To many, Spanish lyricism and punk/ska music are not necessarily synonymous. When placed in the rare context of California dreaming, though, only one band comes to mind…Sublime. Whether it be their ultra-dirty Caress Me Down, or the spiced up Spanglish used throughout most of their songs, Bradley Nowell and his bandmates had a knack for incorporating their comunity’s Mexican flare into their already fusion-based music. The interest of my own writing then, is what exactly led Bradley to speak one of Southern California’s most prominent languages, despite his Anglo background. To what degree could his Long Beach culture have influenced his lyrics, and to what extent can we simply accredit it to Nowell’s gift for combining unlikely sources to create an art all his own.
The band was known to have first started in 1988 as a ska punk band, with deep-set roots in rowdy political stances and legal issues. Their first performance, located at Harbor Peninsula on July 4, 1988 allegedly led to the Peninsula Riot, and was only the first brick laid in their wall of notoriety.
After having a difficult time dealing with some attention deficiency disorders, Bradley moved from his mother’s home to his father’s more relaxed dwelling. Later, having built a strong relationship through the beach life (e.g. surfing, sailing, and swimming), his father took Nowell on a sailing trip through the Virgin Islands. It was on this trip that the band’s reggae influences were first introduced. Upon his return to his father’s Long Beach home, Bradley formed a band with some neighborhood kids, Eric Wilson and Bud Gaugh. With a strong foundation in their newly discovered reggae music, further practice led to the inclusion of dance hall music, hip-hop and rap, metal, surf rock, punk, funk, R&B, and even soul. While several followers still question the path that led to such a new and eclectic sound, it is my belief that so many genres were made possible simply through Brad Nowell’s vocal capacity. His voice was soulful, yet rang in a way that rockabilly singers still work towards. His scratchy melodies made his love songs lovelier, and his raunchy songs dirtier. Only a very rare voice could elicit such honest intonation, and even fewer singers could blend so many styles together to create a single, path-paving sound.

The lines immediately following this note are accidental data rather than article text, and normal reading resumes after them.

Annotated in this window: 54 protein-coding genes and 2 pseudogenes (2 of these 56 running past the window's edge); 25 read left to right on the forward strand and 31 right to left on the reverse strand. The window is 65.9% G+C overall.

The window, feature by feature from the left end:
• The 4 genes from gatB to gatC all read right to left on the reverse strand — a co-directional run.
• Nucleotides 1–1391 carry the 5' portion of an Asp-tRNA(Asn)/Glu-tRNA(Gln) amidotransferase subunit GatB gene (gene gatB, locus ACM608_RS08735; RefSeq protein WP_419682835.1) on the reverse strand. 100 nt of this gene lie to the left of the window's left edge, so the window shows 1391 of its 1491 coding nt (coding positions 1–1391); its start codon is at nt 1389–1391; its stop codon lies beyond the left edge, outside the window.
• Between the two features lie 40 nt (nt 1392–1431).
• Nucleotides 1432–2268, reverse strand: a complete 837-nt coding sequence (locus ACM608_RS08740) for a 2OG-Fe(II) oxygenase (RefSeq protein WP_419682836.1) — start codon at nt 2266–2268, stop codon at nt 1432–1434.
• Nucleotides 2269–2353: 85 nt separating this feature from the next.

As jam sessions in the garage became picnic shows and backyard concerts, the band’s fame preceded them wherever they went. They became the gods of Long Beach, and used their music to preach about the life of drugs, alcohol, and the wrong side of the tracks. Although they were the singers of beach ballads, their’s were odes to going big or going home. Whether they were staying at home for the night or selling out a small venue, they made sure to party like it was their last.
With every song written, their fame grew, and with every bong hit, they ascended deeper into the madness that would be Sublime.
After the release of two albums, 40 oz. to Freedom (19924) and Robbin’ the Hood (1994), the band was nearing the finish of their third self-titled album and living the life. Nowell’s long-standing, and well-known battle with heroin addiction had seemed to be off the horizon, and the men were setting out to promote their album up and down the gold coast. Only days after finishing their album, and mere months after marrying his wife Troy and having son Jakob, Bradley Nowell passed due to a heroin overdose. On that day, May 25, 1996, died a legend and lost was any insight into the mind of an innovator.
Due to his untimely passing, there are lot of questions that have been left unanswered. One of which, seems to be the his inspiration for the incorporation of Spanish into his already catchy lyrics, and the steps it took for him to perfect his pronunciation and learn the slang he is best known for. All we can be left to assume is that his respect for his upbringing and his strong connection with the Long Beach community led to his knowledge and usage of the language.